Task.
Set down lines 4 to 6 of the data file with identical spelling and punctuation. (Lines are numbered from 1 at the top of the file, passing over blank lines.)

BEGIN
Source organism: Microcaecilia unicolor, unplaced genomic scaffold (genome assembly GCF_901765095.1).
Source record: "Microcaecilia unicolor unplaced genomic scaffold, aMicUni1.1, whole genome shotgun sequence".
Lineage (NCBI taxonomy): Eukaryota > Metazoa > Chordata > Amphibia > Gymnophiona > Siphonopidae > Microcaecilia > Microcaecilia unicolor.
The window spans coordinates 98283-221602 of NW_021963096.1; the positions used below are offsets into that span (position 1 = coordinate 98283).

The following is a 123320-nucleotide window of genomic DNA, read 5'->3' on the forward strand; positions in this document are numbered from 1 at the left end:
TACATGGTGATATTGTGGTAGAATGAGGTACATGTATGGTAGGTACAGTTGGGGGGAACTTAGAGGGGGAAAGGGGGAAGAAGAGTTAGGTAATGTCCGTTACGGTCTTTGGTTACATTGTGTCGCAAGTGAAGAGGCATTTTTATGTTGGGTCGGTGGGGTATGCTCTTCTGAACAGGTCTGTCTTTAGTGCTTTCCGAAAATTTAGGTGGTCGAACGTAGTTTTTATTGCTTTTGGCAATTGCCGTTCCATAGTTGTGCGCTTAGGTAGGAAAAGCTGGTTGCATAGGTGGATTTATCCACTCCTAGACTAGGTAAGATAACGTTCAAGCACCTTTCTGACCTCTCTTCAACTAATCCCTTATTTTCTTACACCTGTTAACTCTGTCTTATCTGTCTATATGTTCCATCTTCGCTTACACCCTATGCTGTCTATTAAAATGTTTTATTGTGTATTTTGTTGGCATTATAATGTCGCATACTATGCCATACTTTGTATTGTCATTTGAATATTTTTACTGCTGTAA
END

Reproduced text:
The window spans coordinates 98283-221602 of NW_021963096.1; the positions used below are offsets into that span (position 1 = coordinate 98283).

The following is a 123320-nucleotide window of genomic DNA, read 5'->3' on the forward strand; positions in this document are numbered from 1 at the left end:
TACATGGTGATATTGTGGTAGAATGAGGTACATGTATGGTAGGTACAGTTGGGGGGAACTTAGAGGGGGAAAGGGGGAAGAAGAGTTAGGTAATGTCCGTTACGGTCTTTGGTTACATTGTGTCGCAAGTGAAGAGGCATTTTTATGTTGGGTCGGTGGGGTATGCTCTTCTGAACAGGTCTGTCTTTAGTGCTTTCCGAAAATTTAGGTGGTCGAACGTAGTTTTTATTGCTTTTGGCAATTGCCGTTCCATAGTTGTGCGCTTAGGTAGGAAAAGCTGGTTGCATAGGTGGATTTATCCACTCCTAGACTAGGTAAGATAACGTTCAAGCACCTTTCTGACCTCTCTTCAACTAATCCCTTATTTTCTTACACCTGTTAACTCTGTCTTATCTGTCTATATGTTCCATCTTCGCTTACACCCTATGCTGTCTATTAAAATGTTTTATTGTGTATTTTGTTGGCATTATAATGTCGCATACTATGCCATACTTTGTATTGTCATTTGAATATTTTTACTGCTGTAA